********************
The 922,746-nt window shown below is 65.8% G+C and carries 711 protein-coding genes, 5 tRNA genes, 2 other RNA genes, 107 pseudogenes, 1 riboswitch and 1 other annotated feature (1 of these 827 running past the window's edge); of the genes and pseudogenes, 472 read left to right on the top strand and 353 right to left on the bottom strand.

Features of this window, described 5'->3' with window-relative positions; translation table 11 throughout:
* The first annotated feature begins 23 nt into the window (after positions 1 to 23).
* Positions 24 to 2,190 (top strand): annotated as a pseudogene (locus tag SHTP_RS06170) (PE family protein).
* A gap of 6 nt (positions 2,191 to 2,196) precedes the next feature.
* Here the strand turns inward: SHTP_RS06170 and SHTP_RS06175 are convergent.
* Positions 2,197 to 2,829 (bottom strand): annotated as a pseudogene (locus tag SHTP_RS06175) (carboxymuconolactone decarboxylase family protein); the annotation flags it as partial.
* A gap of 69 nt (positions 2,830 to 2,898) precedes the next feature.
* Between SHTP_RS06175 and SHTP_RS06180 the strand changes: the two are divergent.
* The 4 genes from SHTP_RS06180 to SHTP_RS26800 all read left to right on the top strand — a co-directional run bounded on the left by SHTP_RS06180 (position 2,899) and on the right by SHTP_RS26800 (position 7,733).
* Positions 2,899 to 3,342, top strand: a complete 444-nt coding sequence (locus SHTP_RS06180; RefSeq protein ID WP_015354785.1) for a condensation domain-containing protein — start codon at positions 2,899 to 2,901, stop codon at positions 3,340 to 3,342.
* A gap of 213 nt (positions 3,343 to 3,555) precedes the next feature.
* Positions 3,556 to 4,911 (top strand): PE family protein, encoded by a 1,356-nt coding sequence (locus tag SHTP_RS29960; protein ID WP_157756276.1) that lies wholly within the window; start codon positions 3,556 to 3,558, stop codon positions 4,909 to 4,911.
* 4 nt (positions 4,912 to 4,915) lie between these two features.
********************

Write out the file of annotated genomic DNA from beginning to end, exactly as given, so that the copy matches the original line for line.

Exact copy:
The 922,746-nt window shown below is 65.8% G+C and carries 711 protein-coding genes, 5 tRNA genes, 2 other RNA genes, 107 pseudogenes, 1 riboswitch and 1 other annotated feature (1 of these 827 running past the window's edge); of the genes and pseudogenes, 472 read left to right on the top strand and 353 right to left on the bottom strand.

Features of this window, described 5'->3' with window-relative positions; translation table 11 throughout:
* The first annotated feature begins 23 nt into the window (after positions 1 to 23).
* Positions 24 to 2,190 (top strand): annotated as a pseudogene (locus tag SHTP_RS06170) (PE family protein).
* A gap of 6 nt (positions 2,191 to 2,196) precedes the next feature.
* Here the strand turns inward: SHTP_RS06170 and SHTP_RS06175 are convergent.
* Positions 2,197 to 2,829 (bottom strand): annotated as a pseudogene (locus tag SHTP_RS06175) (carboxymuconolactone decarboxylase family protein); the annotation flags it as partial.
* A gap of 69 nt (positions 2,830 to 2,898) precedes the next feature.
* Between SHTP_RS06175 and SHTP_RS06180 the strand changes: the two are divergent.
* The 4 genes from SHTP_RS06180 to SHTP_RS26800 all read left to right on the top strand — a co-directional run bounded on the left by SHTP_RS06180 (position 2,899) and on the right by SHTP_RS26800 (position 7,733).
* Positions 2,899 to 3,342, top strand: a complete 444-nt coding sequence (locus SHTP_RS06180; RefSeq protein ID WP_015354785.1) for a condensation domain-containing protein — start codon at positions 2,899 to 2,901, stop codon at positions 3,340 to 3,342.
* A gap of 213 nt (positions 3,343 to 3,555) precedes the next feature.
* Positions 3,556 to 4,911 (top strand): PE family protein, encoded by a 1,356-nt coding sequence (locus tag SHTP_RS29960; protein ID WP_157756276.1) that lies wholly within the window; start codon positions 3,556 to 3,558, stop codon positions 4,909 to 4,911.
* 4 nt (positions 4,912 to 4,915) lie between these two features.